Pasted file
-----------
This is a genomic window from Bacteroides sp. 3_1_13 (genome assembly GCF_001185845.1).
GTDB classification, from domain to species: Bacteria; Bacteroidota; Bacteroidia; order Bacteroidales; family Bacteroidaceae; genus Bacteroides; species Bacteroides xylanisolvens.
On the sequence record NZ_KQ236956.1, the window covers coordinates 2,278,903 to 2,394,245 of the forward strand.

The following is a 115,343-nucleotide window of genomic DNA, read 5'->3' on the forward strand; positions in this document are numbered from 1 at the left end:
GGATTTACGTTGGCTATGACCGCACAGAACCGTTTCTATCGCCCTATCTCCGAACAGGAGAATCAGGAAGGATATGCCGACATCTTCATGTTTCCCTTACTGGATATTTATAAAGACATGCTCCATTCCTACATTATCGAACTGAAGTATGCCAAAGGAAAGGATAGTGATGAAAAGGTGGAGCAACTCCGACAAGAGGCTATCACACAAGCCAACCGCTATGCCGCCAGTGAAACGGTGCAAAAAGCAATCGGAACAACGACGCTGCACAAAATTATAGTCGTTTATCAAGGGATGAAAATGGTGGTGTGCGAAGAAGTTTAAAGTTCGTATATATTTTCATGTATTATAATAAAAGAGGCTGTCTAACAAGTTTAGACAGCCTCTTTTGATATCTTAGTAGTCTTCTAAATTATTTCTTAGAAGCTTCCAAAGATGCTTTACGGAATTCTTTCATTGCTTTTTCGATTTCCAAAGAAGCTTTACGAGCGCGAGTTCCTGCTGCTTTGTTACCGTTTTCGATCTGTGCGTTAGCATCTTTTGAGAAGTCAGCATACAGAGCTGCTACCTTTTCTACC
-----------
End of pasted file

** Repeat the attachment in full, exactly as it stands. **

This is a genomic window from Bacteroides sp. 3_1_13 (genome assembly GCF_001185845.1).
GTDB classification, from domain to species: Bacteria; Bacteroidota; Bacteroidia; order Bacteroidales; family Bacteroidaceae; genus Bacteroides; species Bacteroides xylanisolvens.
On the sequence record NZ_KQ236956.1, the window covers coordinates 2,278,903 to 2,394,245 of the forward strand.

The following is a 115,343-nucleotide window of genomic DNA, read 5'->3' on the forward strand; positions in this document are numbered from 1 at the left end:
GGATTTACGTTGGCTATGACCGCACAGAACCGTTTCTATCGCCCTATCTCCGAACAGGAGAATCAGGAAGGATATGCCGACATCTTCATGTTTCCCTTACTGGATATTTATAAAGACATGCTCCATTCCTACATTATCGAACTGAAGTATGCCAAAGGAAAGGATAGTGATGAAAAGGTGGAGCAACTCCGACAAGAGGCTATCACACAAGCCAACCGCTATGCCGCCAGTGAAACGGTGCAAAAAGCAATCGGAACAACGACGCTGCACAAAATTATAGTCGTTTATCAAGGGATGAAAATGGTGGTGTGCGAAGAAGTTTAAAGTTCGTATATATTTTCATGTATTATAATAAAAGAGGCTGTCTAACAAGTTTAGACAGCCTCTTTTGATATCTTAGTAGTCTTCTAAATTATTTCTTAGAAGCTTCCAAAGATGCTTTACGGAATTCTTTCATTGCTTTTTCGATTTCCAAAGAAGCTTTACGAGCGCGAGTTCCTGCTGCTTTGTTACCGTTTTCGATCTGTGCGTTAGCATCTTTTGAGAAGTCAGCATACAGAGCTGCTACCTTTTCTACC